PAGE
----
I wear my heart on my sleeve, and if we’re talking musical theater, that heart clearly reads “GIVE ME THAT OLD TIME MUSIC.” I like seeing shows that leave me walking out the door singing a (newly learned) melody, and it’s all the better if there’s a tap dance number (or three) to lift my spirits during the show. Hey, I’m not saying I don’t enjoy Sondheim, but so much music these days is just so introspective and, I don’t know, fashionably boring – what ever happened to writing songs with a hook?
This was a talent Mr Irving Berlin, premiere 20th century American tunesmith, had in spades. So when I read that a show he had written with Moss Hart was going to be making its UK debut at the Rose and Crown, well, I just about slapped a hat on my head and ran out the door so fast there was a little cartoon dust devil left swirling behind me in the hallway. It absolutely helped that it was being produced by All Star Productions, whose How to Succeed in Business without Really Trying, One Touch of Venus, and Flora the Red Menace had shown such a skill at squeezing out the core joy and musicality at the heart of the shows (while operating on a tight budget, still not stinting on talent). A trip to Walthamstow has never been so appealing – and they are actually easier to get to than the Gatehouse. Go go Face the Music!
In every way, this show exceeded my expectations. I just went for the music, but the story was slap-me scintillating, positively prosecco-esque in its perfectly targeted wit. This, my friends, is a play that makes fun of making plays, a topic I find hilarious, and it had me guffawing and hee-hawing like a ticklish donkey being ridden by a contortionist. Everyone was hamming it up so much that it was impossible not to believe in them as, well, the actors they were playing (favorite comedians were the effervescent Laurel Dougall as Mrs Myrtle Meshbesher and gigglicious Samuel Haughton as producer Hal Reisman), and to make it even better the full investment was done in lively choreography that kept your eyes riveted to the stage (Sally Brooks). A nice bonus was chorine/dancer Joanne Clifton, a bright star dropped surprisingly into this production to all of our benefit (gorgeous movement and just smashing in all of her costumes – no wonder the cops couldn’t stay away from her!).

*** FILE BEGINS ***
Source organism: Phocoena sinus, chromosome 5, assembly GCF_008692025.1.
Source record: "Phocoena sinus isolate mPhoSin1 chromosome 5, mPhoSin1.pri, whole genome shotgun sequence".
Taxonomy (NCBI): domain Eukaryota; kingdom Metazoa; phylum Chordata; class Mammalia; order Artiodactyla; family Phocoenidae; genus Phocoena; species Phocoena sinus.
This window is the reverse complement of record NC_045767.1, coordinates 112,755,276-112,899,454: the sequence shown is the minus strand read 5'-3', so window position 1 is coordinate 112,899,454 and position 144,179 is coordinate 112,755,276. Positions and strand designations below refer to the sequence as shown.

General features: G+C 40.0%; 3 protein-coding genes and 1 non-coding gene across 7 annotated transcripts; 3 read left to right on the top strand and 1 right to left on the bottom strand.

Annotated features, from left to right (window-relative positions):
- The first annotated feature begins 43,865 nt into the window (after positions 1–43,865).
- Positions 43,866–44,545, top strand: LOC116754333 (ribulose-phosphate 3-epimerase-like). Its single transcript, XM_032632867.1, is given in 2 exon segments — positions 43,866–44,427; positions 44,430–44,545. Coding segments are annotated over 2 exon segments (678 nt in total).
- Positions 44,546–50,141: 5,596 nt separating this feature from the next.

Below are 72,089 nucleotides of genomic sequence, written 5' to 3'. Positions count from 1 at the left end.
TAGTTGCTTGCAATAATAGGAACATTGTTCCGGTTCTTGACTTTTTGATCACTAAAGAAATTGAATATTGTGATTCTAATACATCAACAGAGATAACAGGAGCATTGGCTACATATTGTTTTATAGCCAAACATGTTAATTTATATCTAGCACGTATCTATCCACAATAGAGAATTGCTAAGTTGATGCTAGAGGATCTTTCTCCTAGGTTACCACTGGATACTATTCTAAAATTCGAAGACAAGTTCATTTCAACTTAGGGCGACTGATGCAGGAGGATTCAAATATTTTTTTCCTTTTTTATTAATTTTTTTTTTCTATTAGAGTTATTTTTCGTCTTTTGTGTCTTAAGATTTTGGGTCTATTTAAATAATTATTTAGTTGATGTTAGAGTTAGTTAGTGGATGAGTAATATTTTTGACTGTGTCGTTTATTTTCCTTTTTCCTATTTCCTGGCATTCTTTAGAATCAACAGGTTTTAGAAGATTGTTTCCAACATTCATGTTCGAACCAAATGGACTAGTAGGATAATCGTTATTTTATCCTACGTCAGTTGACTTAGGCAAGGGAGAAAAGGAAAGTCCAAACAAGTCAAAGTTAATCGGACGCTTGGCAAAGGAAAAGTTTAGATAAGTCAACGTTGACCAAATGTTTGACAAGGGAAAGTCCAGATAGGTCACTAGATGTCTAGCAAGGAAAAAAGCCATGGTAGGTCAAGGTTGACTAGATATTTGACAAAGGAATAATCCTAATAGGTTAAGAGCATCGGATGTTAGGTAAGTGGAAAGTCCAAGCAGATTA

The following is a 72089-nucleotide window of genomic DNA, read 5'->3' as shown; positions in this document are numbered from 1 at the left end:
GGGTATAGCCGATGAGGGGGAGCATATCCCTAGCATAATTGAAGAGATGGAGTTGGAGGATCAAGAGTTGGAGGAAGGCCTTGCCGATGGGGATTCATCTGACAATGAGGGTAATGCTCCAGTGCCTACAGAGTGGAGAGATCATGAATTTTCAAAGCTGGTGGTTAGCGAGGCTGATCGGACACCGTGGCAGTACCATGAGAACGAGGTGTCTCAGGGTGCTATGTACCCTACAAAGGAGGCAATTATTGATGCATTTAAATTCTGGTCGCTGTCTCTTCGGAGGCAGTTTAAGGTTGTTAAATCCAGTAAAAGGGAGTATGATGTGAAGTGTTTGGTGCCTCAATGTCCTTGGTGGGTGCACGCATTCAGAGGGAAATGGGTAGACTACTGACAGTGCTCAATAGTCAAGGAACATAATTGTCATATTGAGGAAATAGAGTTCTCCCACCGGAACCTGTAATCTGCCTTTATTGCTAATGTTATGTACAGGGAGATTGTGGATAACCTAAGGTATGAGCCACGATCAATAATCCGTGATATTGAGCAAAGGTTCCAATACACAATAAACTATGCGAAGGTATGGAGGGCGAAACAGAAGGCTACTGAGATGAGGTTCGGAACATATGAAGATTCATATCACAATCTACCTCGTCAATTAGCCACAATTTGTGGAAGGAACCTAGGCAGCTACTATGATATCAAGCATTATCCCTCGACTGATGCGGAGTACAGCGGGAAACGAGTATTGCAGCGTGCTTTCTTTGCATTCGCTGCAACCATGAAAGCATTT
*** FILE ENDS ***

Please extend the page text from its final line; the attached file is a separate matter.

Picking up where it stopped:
The fantastic songs kept rolling in, the jokes slammed us harder and faster, and the ridiculous events of the play layered on each other like a rainbow cake, every slice hysterical. I’d sit around and quote the play to demonstrate how funny it was, but why make you miss out on a single laugh? Let’s just say … I loved this show and I’m going back. There’s no Lost Musicals this season, but there’s a Found Musical just up the road in Walthamstow, and if you can’t afford to go to Gypsy more than once, you can find just as much joy and fun at the Rose and Crown at a much better price.
(This review is for a preview performance that took place on June 11, 2015. It continues through July 3rd.)